Yemen rebels free US, Saudi, British hostages

The Cairo courtoom in which the death sentences of 75 people, initially passed in July over clashes in 2013 between security forces and supporters of ousted president Mohamed Morsi, was confirmed on Saturday (AFP Photo/Mohamed el-Shahed)
Shiite rebels in Yemen released two Americans, two Saudis and a Briton on Sunday after detaining them for around six months, Yemeni and US officials said.
The White House said two of its citizens were flown to Oman where they were met by US consular staff. It did not identify them by name.
However, CNN named one as Scott Darden, a 45-year-old employee of the New Orleans-based company Transoceanic Development.
He was taken hostage by Shiite Huthis rebels in Sanaa in March, it cited a US administration official as saying, while naming the other freed American as Sam Farran.
A rebel Yemeni official and a security source had earlier said three US nationals were released by the Iran-backed Huthis who have controlled the Yemeni capital for the past year.
Huthi officials also provided no information on the identities of the freed foreigners or why they were being held.
An American journalist believed to have been held by the rebels was handed over to Oman in early June along with a Singaporean.
The journalist, Casey Coombs, had been freelancing in Yemen since 2012.
Washington has provided intelligence and logistical support for the Saudi-led air campaign launched in March against the rebels, while calling for a political solution to the conflict.
National Security Council spokesman Ned Price said officials had confirmed the release of two Americans and informed relatives.
"This outcome underscores that we have been and will continue to be tireless in pursuing the release of all Americans detained abroad unjustly, including those who remain in the region," he said.
The Washington Post reported earlier this month that three American men were being held by the rebels in Yemen, naming one as Darden.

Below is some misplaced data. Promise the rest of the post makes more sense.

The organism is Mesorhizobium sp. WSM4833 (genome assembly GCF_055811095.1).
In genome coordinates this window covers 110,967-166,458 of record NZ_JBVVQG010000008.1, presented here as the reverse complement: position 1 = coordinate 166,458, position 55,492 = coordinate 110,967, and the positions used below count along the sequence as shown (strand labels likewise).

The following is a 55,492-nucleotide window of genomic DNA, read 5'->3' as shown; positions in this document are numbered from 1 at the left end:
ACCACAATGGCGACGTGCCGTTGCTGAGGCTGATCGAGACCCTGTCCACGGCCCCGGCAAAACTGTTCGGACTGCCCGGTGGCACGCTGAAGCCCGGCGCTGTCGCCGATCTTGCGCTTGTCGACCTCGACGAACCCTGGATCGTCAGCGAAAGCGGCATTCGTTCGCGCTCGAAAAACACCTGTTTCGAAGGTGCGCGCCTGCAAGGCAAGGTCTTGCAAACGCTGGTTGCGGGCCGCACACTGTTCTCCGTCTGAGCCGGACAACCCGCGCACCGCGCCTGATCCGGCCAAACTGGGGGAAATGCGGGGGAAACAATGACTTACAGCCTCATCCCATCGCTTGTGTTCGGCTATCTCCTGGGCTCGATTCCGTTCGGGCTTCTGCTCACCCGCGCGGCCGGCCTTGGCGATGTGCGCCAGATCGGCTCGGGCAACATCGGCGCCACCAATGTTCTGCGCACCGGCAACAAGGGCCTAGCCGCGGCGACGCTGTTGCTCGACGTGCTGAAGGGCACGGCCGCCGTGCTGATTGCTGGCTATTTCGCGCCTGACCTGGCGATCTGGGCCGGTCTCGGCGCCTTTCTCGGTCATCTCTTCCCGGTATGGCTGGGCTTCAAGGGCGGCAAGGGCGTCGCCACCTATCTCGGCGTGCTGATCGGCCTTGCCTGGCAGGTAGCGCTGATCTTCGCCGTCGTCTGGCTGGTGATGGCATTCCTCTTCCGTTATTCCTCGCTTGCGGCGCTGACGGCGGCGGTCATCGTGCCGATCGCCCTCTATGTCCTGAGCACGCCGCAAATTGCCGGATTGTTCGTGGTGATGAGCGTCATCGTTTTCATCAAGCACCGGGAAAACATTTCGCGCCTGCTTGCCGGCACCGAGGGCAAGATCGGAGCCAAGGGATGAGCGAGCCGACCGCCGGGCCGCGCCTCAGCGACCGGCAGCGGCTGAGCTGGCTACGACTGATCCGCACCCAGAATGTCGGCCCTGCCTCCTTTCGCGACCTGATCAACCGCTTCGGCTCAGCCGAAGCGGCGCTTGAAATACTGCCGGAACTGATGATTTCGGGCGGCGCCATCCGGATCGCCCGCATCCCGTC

The daily said Darden\’s supporters had released his name hoping to call attention to his case.
Darden was being held along with another American, a 54-year-old man from Michigan, the newspaper said, citing US officials familiar with the case.
The third detained American was believed to be a 35-year-old convert to Islam who was teaching English in Yemen, the daily said.
Oman has been involved in several cases of hostage release, highlighting its unique role as a discreet Gulf mediator.
In addition to the case of Coombs, French hostage Isabelle Prime was freed in August following Omani mediation after spending six months in captivity in Yemen.
Western nations have repeatedly turned to Muscat to act as mediator in resolving thorny regional issues — from the kidnapping of Americans and Europeans to the Iran nuclear deal.
Yemen has been riven by violence, mainly since the Arab air war on the Huthis who had seized several provinces and pushed President Abedrabbo Mansour Hadi into exile.
A number of foreigners have been taken hostage in Yemen over the past 15 years, mostly by tribesmen as bargaining chips in negotiations with the government. Almost all have been freed unharmed.
But in December, American journalist Luke Somers and South African teacher Pierre Korkie died during a failed attempt by US commandos to rescue them from an Al-Qaeda hideout in southeast Yemen.
Korkie\’s supporters complained after the raid that they had been on the verge of negotiating his release.
In June, President Barack Obama changed existing procedures to deal with hostage-takings, following criticism of US policy spearheaded by the family of journalist James Foley who was murdered last year by Islamic State group jihadists in Syria.
Obama, while not revoking Washington\’s policy of not making concessions to terrorists, has said families will not be prosecuted for discussing ransom demands with kidnappers.
Source: AFP
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